3.1.1 The Uruzgan Incident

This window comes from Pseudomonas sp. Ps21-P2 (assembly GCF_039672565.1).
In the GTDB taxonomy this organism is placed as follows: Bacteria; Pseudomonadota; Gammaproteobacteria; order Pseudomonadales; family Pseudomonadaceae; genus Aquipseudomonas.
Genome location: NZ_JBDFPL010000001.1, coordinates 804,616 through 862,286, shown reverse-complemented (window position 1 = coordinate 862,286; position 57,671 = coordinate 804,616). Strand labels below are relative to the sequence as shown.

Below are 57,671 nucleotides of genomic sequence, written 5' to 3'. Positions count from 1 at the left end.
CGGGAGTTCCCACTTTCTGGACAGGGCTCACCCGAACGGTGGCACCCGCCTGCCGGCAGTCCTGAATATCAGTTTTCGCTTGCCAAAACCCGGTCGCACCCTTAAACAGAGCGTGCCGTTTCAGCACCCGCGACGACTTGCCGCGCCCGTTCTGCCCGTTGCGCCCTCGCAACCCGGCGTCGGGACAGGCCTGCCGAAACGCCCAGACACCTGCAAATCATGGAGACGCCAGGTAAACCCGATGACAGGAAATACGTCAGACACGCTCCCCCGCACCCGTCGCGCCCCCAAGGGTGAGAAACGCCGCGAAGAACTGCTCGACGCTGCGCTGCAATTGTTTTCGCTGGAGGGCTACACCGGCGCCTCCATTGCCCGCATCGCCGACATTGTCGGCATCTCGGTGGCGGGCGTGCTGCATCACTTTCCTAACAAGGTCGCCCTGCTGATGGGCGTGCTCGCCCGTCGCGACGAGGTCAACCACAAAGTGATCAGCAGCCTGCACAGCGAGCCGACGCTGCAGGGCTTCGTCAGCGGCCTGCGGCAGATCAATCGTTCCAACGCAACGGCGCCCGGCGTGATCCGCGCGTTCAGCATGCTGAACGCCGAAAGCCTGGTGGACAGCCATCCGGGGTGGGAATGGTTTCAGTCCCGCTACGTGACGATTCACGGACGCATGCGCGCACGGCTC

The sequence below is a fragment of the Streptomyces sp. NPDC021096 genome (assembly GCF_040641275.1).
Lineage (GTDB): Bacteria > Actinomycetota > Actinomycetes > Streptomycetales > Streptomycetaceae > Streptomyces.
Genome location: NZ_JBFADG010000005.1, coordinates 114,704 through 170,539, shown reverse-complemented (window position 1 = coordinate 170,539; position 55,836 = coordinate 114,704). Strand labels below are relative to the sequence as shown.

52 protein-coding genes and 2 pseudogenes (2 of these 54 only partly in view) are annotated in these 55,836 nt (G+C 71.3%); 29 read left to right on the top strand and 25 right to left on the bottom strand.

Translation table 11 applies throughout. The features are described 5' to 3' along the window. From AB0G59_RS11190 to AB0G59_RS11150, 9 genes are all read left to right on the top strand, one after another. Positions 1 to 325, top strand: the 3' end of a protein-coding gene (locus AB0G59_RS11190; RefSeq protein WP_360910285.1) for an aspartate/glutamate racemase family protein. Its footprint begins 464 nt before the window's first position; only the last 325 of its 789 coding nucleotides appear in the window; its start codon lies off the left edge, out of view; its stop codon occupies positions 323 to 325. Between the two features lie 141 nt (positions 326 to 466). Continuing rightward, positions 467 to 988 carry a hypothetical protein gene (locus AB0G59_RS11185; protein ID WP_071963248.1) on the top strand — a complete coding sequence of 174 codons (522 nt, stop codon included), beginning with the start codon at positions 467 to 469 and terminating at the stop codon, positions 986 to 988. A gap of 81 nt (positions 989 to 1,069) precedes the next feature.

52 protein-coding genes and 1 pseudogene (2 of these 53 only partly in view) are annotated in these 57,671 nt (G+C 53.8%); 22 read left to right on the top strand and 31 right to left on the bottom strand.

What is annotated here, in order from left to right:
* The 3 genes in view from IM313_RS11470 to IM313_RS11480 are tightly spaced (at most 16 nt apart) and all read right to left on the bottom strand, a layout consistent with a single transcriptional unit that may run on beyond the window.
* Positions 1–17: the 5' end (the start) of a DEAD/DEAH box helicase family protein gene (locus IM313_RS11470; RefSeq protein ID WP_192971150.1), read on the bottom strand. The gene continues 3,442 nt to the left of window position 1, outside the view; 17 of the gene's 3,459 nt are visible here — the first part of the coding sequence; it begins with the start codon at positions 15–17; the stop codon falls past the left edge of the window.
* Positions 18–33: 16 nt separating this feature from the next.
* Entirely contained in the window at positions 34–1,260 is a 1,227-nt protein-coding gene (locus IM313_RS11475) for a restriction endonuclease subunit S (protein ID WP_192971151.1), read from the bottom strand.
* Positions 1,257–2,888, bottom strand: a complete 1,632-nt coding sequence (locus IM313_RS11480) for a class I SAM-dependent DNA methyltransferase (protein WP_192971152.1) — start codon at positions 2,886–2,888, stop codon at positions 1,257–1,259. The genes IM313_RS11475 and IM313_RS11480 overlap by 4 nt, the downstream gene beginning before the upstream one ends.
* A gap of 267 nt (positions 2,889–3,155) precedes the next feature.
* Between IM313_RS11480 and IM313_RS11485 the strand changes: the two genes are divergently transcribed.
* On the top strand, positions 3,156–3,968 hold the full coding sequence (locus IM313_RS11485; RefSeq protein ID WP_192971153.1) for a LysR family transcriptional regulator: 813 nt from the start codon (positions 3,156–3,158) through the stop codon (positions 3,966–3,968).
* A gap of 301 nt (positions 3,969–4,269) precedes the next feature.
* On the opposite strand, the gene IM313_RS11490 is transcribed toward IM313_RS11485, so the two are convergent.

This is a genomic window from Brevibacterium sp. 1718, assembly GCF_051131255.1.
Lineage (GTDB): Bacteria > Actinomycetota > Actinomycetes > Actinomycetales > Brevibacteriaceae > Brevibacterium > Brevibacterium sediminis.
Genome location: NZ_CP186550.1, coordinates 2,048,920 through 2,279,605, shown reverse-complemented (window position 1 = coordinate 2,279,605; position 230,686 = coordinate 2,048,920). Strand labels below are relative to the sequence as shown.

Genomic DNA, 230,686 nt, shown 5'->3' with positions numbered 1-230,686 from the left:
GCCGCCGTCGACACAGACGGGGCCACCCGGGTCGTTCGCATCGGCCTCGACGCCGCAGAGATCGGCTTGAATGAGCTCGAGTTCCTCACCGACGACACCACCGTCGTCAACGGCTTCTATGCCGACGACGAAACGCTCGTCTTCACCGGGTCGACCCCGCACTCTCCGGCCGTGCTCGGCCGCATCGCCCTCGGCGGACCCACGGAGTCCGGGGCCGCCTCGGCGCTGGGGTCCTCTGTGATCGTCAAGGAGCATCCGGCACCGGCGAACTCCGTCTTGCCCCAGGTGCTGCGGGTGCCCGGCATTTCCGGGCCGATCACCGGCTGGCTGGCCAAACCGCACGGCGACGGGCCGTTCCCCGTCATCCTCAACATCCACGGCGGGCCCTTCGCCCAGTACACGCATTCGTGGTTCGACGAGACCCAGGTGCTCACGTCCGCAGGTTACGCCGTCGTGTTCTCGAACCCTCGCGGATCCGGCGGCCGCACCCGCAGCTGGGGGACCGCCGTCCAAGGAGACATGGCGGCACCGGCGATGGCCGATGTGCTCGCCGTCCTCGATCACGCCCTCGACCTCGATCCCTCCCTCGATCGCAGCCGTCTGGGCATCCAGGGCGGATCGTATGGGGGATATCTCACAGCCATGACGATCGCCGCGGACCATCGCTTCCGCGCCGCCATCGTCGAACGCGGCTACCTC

The Uruzgan incident, which took place in Afghanistan in 2010, was the result of a joint US Air Force and US Army operation in which a special forces team, or “Operational Detachment Alpha” (ODA), were tasked with finding and destroying an improvised explosive device factory in a small village in Uruzgan province. Upon arriving in the village, however, the ODA discovered that the village was deserted. Intercepted communications revealed that a Taliban force had been awaiting the arrival of US forces and were preparing to attack the village under cover of darkness. As the situation on the ground became clearer, three vehicles were identified travelling towards the village from the north, and an unmanned MQ-1 Predator drone crew were tasked with uncovering evidence that these vehicles were a hostile force and thus could be engaged in compliance with the rules of engagement. In communication with the ODA’s Joint Terminal Attack Controller (JTAC)—the individual responsible for coordinating aircraft from the ground—the Predator crew surveilled the vehicles for well over 3 hours as they drove through the night and early morning. Despite their journey having taken the vehicles away from the special forces team for the vast majority of this period, the vehicles were eventually engaged and destroyed by a Kiowa helicopter team at the request of the ODA commander. It did not take long for the reality of the situation to become clear. Within 6 minutes the first call was made that women had been seen nearby the wreckage, and within 25 min the first children were identified. The vehicles had not been carrying a Taliban force. In fact, the passengers were a group of civilians seeking safety in numbers as they drove through a dangerous part of the country. Initial estimates claimed that as many as 23 civilians had been killed in the strike, though subsequent investigations by the US would conclude there had been between fifteen and sixteen civilian casualties. Though investigations into what took place identified numerous shortcomings in the conduct of those involved in the incident, the strike was ultimately deemed to have been compliant with the US rules of engagement and, by extension, the laws of war. The Role of Transcripts in Investigations of the Uruzgan Incident